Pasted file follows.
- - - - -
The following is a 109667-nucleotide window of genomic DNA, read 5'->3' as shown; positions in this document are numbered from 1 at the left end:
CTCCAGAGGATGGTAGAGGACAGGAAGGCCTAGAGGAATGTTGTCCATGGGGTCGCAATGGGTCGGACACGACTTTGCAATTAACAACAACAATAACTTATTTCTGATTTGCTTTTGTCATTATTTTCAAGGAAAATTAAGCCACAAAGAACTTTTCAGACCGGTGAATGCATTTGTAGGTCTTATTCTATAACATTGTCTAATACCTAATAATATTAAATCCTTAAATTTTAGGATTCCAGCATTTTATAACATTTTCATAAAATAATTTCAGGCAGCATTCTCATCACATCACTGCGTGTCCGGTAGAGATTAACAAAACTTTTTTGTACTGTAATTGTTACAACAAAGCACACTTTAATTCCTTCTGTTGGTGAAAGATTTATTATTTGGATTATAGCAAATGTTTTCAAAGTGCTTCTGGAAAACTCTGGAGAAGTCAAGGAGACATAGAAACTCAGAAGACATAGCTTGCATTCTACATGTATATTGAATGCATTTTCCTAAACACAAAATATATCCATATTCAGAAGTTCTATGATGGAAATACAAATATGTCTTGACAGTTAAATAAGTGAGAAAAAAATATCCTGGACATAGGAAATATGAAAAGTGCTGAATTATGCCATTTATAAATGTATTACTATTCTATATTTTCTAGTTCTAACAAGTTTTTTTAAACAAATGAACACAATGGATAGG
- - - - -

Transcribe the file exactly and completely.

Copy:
The following is a 109667-nucleotide window of genomic DNA, read 5'->3' as shown; positions in this document are numbered from 1 at the left end:
CTCCAGAGGATGGTAGAGGACAGGAAGGCCTAGAGGAATGTTGTCCATGGGGTCGCAATGGGTCGGACACGACTTTGCAATTAACAACAACAATAACTTATTTCTGATTTGCTTTTGTCATTATTTTCAAGGAAAATTAAGCCACAAAGAACTTTTCAGACCGGTGAATGCATTTGTAGGTCTTATTCTATAACATTGTCTAATACCTAATAATATTAAATCCTTAAATTTTAGGATTCCAGCATTTTATAACATTTTCATAAAATAATTTCAGGCAGCATTCTCATCACATCACTGCGTGTCCGGTAGAGATTAACAAAACTTTTTTGTACTGTAATTGTTACAACAAAGCACACTTTAATTCCTTCTGTTGGTGAAAGATTTATTATTTGGATTATAGCAAATGTTTTCAAAGTGCTTCTGGAAAACTCTGGAGAAGTCAAGGAGACATAGAAACTCAGAAGACATAGCTTGCATTCTACATGTATATTGAATGCATTTTCCTAAACACAAAATATATCCATATTCAGAAGTTCTATGATGGAAATACAAATATGTCTTGACAGTTAAATAAGTGAGAAAAAAATATCCTGGACATAGGAAATATGAAAAGTGCTGAATTATGCCATTTATAAATGTATTACTATTCTATATTTTCTAGTTCTAACAAGTTTTTTTAAACAAATGAACACAATGGATAGG